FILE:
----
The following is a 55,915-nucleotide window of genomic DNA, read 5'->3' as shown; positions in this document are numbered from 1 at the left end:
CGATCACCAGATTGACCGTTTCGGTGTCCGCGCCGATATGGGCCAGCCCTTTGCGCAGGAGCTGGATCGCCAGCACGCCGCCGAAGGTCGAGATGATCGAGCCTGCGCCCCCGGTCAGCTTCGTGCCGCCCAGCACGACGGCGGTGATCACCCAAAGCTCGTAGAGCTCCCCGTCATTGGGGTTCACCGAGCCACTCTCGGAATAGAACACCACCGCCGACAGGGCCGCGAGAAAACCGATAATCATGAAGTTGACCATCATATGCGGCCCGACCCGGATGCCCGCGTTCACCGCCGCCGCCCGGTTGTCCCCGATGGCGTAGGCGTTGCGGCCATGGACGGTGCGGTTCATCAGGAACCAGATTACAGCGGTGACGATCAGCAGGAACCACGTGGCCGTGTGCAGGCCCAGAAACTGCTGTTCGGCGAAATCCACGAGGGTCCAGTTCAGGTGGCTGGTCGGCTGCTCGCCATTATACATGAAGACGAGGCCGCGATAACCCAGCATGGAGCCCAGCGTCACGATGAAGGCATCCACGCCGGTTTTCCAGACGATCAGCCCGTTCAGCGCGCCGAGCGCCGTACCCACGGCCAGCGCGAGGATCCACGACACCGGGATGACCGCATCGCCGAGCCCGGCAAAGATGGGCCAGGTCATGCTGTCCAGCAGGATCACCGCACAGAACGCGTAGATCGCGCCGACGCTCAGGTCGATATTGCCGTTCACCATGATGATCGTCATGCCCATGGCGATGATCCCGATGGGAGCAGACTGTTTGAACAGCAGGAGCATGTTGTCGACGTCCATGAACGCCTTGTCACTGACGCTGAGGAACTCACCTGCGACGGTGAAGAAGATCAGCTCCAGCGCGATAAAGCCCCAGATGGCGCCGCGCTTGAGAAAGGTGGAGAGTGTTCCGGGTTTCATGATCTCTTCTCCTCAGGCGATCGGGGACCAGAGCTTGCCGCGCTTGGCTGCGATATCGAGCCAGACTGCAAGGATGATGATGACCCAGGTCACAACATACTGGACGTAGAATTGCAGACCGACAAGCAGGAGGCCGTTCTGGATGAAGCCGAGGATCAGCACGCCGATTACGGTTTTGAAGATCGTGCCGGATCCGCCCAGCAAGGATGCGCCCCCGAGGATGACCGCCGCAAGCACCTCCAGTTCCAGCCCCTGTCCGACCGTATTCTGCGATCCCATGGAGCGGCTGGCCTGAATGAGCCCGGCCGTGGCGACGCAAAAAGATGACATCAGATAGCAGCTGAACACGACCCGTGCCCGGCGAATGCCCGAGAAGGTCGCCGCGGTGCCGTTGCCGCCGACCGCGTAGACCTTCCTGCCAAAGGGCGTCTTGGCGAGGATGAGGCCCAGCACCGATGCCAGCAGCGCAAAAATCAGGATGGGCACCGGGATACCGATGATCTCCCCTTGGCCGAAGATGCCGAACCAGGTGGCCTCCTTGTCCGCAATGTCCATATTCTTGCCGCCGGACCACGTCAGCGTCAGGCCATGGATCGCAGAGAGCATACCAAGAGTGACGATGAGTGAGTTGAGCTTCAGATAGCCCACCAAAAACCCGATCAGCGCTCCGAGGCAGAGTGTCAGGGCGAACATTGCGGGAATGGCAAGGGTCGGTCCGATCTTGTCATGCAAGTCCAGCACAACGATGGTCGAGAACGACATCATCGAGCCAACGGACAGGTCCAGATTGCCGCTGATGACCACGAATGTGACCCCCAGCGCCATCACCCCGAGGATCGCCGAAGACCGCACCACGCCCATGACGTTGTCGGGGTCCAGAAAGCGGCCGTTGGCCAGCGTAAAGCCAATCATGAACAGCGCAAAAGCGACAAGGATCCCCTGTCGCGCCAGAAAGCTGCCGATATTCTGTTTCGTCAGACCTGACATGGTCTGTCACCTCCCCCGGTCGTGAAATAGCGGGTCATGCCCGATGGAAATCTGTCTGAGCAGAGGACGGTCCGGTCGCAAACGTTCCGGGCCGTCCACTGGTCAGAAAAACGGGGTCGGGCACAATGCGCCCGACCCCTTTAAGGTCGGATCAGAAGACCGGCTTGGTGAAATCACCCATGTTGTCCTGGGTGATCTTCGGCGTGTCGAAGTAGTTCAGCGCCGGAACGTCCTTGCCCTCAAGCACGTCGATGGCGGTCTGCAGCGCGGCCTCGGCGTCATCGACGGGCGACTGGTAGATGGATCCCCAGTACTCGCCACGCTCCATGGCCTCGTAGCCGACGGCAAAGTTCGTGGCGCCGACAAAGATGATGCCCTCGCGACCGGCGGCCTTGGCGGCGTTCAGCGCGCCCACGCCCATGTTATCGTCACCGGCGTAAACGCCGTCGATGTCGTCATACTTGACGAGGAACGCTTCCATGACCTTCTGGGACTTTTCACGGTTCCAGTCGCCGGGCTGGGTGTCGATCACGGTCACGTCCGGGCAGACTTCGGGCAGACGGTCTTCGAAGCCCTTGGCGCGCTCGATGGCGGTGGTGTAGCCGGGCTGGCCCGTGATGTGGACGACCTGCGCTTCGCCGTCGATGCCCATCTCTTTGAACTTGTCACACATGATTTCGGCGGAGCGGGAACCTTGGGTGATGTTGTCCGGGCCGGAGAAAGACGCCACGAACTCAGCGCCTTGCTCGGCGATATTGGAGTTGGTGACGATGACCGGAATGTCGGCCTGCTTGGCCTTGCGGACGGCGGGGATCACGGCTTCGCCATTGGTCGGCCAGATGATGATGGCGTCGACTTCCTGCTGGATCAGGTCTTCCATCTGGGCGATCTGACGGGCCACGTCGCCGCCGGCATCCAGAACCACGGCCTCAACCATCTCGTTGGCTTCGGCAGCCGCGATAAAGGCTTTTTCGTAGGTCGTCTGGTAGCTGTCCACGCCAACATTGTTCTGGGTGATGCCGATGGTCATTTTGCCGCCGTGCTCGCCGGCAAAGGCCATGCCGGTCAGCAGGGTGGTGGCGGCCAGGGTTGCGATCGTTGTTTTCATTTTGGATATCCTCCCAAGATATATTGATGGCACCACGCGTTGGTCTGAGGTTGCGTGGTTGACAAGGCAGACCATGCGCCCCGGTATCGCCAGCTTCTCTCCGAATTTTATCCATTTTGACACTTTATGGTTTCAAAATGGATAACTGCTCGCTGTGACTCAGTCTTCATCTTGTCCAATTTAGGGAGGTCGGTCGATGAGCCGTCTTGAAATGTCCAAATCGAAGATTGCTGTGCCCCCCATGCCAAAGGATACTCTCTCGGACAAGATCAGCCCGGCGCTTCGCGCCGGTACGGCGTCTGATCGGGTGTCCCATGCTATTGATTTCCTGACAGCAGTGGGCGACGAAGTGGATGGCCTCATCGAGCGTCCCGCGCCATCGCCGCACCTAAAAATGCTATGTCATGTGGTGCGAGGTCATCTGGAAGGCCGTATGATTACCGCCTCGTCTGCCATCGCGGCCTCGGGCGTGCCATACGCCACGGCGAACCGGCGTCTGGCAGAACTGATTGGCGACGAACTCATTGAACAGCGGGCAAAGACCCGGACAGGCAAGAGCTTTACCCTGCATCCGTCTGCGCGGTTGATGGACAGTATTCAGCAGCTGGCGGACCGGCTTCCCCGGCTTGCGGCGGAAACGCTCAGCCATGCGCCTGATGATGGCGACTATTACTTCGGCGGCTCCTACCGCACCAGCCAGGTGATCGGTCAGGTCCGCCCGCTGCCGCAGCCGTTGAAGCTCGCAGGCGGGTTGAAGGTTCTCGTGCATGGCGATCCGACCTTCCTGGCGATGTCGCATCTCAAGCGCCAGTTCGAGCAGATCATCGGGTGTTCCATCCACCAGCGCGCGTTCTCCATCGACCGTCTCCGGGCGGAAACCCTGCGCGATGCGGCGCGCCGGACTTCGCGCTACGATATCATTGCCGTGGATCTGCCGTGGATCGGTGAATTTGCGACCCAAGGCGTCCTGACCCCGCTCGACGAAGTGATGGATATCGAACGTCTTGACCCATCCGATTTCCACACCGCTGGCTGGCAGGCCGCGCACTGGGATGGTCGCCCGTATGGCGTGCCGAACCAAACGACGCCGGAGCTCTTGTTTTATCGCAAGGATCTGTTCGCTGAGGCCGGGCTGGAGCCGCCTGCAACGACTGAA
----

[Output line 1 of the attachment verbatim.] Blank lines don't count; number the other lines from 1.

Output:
The following is a 55,915-nucleotide window of genomic DNA, read 5'->3' as shown; positions in this document are numbered from 1 at the left end: